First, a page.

They are now in trouble. The longer the current flat region will stay and the longer the increase in CO2 will continue, the more difficult it will be for them to claim that CO2 is responsible. They now need to adjust their “models” to fit the current data. I don’t know how they will do this. But if they can’t fit historical data, they can’t predict!

      • The temperature also did not increase from 1958 to around 1977. Nor from about 1944 to 1958, even though CO2 was rising then, too, just not recorded at Mauna Loa. There were just two decades in the middle, ~1977-98 (or ’96), when rising CO2 happened to coincide with apparently rising T, as it no longer is.

  36. An awful lot of discussion (not just this post) about such trivial trends. It should be plainly obvious that the trends for the last 10-18 yrs, whatever, are so small in the sat data as to be insignificant. I don’t count land-stations — way too problematic.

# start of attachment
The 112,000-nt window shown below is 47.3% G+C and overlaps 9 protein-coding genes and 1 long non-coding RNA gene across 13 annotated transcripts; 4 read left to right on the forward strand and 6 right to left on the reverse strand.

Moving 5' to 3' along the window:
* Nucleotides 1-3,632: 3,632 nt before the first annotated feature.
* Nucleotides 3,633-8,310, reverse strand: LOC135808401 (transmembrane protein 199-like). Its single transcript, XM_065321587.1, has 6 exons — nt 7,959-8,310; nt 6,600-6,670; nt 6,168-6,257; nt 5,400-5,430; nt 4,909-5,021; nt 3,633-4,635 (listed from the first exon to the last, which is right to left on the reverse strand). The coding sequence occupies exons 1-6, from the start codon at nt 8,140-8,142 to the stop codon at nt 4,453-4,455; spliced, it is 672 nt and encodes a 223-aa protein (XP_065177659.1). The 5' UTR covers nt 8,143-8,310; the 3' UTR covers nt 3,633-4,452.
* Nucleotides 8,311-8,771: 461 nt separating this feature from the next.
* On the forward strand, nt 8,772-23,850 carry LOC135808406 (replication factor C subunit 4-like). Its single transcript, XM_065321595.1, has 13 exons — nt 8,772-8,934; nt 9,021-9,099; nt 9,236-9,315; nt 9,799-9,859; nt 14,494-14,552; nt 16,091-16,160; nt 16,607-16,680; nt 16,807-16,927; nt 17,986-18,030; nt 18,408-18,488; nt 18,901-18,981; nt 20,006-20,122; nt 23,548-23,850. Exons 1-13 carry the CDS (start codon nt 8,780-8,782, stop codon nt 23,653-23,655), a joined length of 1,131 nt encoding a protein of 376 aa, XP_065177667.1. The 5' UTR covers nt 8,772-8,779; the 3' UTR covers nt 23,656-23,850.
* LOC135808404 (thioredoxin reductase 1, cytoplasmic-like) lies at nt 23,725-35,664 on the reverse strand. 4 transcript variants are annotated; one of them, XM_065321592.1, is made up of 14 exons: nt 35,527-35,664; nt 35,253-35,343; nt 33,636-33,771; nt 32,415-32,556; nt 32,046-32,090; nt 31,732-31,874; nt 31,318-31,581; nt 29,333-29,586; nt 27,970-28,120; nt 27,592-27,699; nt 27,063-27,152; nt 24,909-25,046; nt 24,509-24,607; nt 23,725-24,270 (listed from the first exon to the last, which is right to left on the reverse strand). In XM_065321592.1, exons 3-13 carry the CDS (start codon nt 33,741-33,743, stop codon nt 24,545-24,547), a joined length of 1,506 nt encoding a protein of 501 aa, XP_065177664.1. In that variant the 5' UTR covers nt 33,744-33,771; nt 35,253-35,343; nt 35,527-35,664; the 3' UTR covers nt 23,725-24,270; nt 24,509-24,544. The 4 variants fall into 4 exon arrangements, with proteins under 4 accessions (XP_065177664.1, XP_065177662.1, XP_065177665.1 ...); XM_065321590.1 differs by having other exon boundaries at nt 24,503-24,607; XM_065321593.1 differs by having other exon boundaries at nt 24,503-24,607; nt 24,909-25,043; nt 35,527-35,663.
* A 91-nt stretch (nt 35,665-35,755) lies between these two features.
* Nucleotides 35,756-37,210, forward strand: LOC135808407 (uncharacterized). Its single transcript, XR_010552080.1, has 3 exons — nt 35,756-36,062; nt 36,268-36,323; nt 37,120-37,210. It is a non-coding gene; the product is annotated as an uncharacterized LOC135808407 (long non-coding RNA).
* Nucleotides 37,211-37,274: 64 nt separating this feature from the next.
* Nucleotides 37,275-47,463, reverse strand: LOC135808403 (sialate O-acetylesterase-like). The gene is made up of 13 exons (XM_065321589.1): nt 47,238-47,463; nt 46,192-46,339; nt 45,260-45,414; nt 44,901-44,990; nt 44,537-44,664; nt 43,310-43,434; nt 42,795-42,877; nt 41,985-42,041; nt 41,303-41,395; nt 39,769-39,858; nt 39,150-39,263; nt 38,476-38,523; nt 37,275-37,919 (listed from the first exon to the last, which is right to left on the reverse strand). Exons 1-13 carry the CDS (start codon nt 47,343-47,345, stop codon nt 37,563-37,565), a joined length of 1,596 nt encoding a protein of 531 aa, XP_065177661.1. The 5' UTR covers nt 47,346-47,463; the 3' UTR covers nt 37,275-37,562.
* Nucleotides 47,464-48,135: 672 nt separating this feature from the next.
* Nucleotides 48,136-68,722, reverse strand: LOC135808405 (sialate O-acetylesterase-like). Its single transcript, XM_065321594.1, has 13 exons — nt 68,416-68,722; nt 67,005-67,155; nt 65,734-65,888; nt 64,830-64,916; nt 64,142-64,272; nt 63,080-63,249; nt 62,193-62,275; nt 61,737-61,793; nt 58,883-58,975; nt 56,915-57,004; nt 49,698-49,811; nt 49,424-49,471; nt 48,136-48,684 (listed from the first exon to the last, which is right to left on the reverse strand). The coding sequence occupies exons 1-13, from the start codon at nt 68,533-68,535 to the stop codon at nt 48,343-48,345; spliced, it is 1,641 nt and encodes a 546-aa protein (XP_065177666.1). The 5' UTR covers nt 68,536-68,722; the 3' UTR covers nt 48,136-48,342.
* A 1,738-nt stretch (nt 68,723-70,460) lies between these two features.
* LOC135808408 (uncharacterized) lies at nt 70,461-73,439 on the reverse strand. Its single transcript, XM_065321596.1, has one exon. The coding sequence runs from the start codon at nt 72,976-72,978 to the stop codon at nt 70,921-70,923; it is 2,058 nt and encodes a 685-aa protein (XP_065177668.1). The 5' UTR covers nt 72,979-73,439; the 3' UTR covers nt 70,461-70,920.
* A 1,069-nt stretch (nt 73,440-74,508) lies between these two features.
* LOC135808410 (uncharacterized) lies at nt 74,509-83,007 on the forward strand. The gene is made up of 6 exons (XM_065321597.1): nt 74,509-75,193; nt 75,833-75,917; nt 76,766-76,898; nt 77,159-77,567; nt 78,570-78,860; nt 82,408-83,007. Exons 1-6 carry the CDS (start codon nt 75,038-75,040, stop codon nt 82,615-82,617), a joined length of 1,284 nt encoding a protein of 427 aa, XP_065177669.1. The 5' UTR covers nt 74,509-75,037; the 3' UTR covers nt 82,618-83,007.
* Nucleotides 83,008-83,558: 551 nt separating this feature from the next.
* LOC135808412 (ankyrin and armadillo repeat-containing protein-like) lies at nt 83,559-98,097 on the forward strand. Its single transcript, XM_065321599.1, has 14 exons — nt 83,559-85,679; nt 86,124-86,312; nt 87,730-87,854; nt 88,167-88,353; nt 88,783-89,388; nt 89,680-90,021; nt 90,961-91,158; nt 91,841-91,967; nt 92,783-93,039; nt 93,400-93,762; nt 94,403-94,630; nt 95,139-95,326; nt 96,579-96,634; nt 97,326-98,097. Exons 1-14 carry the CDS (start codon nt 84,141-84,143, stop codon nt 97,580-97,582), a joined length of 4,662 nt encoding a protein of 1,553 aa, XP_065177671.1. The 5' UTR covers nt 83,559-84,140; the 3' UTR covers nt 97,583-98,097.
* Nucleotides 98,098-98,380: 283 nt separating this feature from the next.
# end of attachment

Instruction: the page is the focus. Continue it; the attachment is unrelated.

• The most significant trend over the last 25 years has been the unprecedented pace of increase in institutionalized mendacity and the official acceptability of deceit as a means to policy making.
      It’s so bad now that offenders are not disgraced in the slightest for being caught Grubering.
      Dishonesty has become an official badge of honor.

      • Werner Brozek says:
        This would be further proof that CO2 is not a major player… When will many heads of state realize how insignificant the warming is?
        At current CO2 concentrations, changes in temperature due to CO2 are too small to show up in the data. Even a 25% rise in CO2 would not be enough to show a measureable increase in T. That is why there are no comparable charts showing that changes in CO2 cause subsequent changes in T.
        Most of the observed changes in CO2 are caused by changes in T. I am willing to be convinced otherwise, but it will require the same kind of data that I posted here.